Yesterday afternoon I came across a prayer from Scotty Smith on striving to enter the rest that God has provided. The prayer is based on the text from Hebrews that I referenced in the sermon yesterday.
“Therefore, while the promise of entering his rest still stands, let us fear lest any of you should seem to have failed to reach it. For good news came to us just as to them, but the message they heard did not benefit them, because they were not united by faith with those who listened. For we who have believed enter that rest. … So then, there remains a Sabbath rest for the people of God, for whoever has entered God’s rest has also rested from his works as God did from his. Let us therefore strive to enter that rest” (Hebrews 4:1-3, 9-11).
Here is the prayer (if nothing else, read the last two paragraphs):
Heavenly Father, what a most glorious paradox and beautiful irony this portion of your Word presents. You’re calling us to work diligently, to invest great effort, to strive with all our might to rest from our works that we might enter the rest of your work. Work hard to rest well. Work hard to cease working.
Once again I’m confronted with how the gospel contradicts the fundamental way I’ve been trained to approach every sphere of life—athletics, education, finances, career, reputation. “Do it the good ole’ fashioned way—earn it.” “God helps those who help themselves.” “You’ll always get what’s coming to you.” “You can do anything you set your mind to do.” These mantras have been my motivation for much of life; but they also been my madness, because performance-based living never really brings rest, just more restlessness.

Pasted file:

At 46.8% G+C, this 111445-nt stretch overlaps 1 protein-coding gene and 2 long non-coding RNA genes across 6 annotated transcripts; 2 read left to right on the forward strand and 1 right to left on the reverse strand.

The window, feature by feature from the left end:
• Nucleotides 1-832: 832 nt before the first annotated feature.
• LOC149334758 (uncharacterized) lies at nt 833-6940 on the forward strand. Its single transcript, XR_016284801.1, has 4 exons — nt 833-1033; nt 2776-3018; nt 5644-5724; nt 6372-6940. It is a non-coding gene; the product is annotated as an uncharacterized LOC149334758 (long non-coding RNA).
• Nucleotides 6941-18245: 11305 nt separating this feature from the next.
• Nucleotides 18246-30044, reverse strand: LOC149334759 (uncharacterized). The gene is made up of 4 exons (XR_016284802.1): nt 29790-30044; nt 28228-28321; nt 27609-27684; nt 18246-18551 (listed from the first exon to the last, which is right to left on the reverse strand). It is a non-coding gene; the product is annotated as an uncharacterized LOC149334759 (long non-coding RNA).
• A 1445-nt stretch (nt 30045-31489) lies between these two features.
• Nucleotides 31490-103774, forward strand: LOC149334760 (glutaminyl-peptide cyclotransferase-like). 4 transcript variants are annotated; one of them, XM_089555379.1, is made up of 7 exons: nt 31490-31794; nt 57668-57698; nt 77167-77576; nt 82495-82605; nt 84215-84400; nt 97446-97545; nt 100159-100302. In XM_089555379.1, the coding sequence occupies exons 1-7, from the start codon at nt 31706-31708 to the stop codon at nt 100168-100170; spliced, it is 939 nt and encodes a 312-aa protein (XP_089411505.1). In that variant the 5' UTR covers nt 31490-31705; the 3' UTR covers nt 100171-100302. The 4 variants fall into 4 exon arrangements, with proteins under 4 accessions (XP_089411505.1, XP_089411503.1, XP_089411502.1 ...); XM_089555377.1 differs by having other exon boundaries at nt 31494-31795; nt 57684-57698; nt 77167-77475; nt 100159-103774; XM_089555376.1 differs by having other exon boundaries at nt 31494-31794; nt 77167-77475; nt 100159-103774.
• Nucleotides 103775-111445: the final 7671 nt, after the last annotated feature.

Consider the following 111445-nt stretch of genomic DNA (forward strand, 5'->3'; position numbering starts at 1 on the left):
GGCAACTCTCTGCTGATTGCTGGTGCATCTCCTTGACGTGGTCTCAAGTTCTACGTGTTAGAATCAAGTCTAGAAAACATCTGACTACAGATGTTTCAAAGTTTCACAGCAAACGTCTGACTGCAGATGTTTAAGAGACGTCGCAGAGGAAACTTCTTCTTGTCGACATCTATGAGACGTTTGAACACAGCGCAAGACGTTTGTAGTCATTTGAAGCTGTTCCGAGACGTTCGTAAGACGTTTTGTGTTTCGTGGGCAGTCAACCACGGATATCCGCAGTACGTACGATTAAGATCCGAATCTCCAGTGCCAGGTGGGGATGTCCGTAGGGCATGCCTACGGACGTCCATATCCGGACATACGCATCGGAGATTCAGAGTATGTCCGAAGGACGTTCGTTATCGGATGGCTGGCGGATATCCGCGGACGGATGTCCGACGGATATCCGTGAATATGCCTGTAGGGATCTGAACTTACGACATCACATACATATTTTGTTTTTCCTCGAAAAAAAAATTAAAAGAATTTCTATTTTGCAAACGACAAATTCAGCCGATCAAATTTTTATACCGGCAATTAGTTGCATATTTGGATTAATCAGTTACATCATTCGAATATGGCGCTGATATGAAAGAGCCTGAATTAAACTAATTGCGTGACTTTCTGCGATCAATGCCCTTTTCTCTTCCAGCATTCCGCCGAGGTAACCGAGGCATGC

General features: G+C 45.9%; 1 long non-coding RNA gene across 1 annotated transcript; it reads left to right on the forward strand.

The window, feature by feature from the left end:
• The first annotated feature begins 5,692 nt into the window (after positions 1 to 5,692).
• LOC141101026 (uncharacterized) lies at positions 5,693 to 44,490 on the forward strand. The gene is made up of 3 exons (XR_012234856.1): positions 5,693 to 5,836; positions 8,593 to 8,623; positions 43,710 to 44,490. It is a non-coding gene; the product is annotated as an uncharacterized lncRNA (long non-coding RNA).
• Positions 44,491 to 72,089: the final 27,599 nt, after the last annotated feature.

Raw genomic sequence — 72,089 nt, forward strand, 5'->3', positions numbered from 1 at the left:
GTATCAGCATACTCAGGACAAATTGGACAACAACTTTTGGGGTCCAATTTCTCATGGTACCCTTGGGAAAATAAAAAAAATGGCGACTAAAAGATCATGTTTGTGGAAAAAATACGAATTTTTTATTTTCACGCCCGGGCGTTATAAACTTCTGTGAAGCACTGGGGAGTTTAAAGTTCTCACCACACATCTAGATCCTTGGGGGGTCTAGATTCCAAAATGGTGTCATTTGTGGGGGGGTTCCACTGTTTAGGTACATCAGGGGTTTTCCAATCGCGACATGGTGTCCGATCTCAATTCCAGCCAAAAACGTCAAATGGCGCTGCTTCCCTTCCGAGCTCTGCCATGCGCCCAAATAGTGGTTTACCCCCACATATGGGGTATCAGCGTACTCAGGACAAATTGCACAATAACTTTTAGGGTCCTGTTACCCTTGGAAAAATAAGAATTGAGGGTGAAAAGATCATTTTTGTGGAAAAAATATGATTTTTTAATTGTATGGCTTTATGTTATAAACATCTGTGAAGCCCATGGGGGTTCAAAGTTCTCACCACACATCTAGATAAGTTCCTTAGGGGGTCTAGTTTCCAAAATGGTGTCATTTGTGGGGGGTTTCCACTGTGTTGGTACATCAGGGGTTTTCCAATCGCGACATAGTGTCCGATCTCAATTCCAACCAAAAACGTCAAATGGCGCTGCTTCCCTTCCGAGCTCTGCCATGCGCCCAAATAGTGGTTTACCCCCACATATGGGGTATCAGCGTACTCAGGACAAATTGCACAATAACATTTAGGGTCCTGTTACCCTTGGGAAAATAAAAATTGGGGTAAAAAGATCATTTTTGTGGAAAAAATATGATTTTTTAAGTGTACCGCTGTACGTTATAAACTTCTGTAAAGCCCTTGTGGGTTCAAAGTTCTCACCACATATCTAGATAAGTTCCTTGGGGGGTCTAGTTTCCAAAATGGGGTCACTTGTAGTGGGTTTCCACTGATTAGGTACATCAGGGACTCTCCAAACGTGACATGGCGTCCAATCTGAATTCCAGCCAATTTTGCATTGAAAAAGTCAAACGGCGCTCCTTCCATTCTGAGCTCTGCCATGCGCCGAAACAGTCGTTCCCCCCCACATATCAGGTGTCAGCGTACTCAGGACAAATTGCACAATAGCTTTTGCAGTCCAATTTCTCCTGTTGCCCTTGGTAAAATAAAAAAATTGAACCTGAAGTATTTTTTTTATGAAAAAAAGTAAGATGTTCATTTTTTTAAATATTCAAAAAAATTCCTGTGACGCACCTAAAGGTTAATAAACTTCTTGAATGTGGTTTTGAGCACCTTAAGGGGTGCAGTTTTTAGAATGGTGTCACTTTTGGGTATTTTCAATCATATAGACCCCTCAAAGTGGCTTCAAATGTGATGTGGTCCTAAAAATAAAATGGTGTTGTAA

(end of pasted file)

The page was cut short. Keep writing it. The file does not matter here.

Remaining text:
Father, because the gospel is true, fortunately, I didn’t get what’s coming to me. You gave that to Jesus at the cross. You put my sin on him. You punished him with the punishment I deserve. And in exchange, you’ve given me what I never could’ve earned: complete forgiveness, the righteousness of Jesus, and your permanent favor resting on me.
You don’t help those who help themselves. You help those who admit they can’t help themselves. Salvation is of the Lord! There’s no greater rest than to know you are at peace with me—to be certain that you are resting and rejoicing in great love over me.
Jesus, you created the world in six days and then entered a Sabbath rest. Likewise, when you died on the cross, securing our salvation and the restoration of creation, you cried, “It is finished” (John 19:30). Your work was over and you rested, and now we enter your rest. Hallelujah. Hallelujah. Hallelujah!
Our never-ending work is to hear and believe this gospel. “The work of God is this: to believe in the one he has sent.” (John 6:29). What a most liberating vocation you have given us. So very Amen I pray, in your holy and gracious name.